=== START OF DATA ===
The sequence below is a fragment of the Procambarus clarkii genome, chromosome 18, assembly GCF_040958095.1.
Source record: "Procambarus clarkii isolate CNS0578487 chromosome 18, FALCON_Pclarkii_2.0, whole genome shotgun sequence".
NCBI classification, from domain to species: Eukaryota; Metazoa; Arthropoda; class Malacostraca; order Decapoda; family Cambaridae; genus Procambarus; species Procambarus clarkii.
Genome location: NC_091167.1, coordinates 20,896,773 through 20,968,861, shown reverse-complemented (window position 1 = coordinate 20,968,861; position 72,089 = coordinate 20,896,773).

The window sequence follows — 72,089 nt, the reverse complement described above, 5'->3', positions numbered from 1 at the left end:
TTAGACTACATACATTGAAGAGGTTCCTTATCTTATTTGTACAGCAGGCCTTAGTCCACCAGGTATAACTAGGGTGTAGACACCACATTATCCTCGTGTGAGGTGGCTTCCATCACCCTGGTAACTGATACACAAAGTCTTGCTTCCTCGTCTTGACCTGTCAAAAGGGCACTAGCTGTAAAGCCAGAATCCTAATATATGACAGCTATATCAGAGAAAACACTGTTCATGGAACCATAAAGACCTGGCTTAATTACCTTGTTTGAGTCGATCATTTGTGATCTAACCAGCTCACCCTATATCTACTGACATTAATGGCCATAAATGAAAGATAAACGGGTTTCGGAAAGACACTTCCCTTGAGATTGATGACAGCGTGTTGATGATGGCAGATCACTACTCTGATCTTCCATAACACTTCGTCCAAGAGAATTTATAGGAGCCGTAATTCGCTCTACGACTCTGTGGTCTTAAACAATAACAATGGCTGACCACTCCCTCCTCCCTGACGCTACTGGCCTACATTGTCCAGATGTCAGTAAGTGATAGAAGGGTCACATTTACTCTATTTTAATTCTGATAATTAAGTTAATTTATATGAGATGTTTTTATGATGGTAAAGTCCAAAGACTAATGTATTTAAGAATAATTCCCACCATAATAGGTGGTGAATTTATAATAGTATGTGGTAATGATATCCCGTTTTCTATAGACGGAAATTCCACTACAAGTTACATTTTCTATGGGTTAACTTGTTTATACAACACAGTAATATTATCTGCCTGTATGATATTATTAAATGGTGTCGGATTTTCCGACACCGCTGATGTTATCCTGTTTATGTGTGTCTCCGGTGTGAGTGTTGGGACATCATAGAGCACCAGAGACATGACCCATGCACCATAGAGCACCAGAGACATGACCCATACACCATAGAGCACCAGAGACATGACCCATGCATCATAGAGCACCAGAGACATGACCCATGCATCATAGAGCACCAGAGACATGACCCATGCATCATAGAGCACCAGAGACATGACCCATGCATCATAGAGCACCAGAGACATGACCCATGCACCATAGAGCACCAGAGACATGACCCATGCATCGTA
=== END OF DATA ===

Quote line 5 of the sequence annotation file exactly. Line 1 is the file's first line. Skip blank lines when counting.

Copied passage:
The window sequence follows — 72,089 nt, the reverse complement described above, 5'->3', positions numbered from 1 at the left end: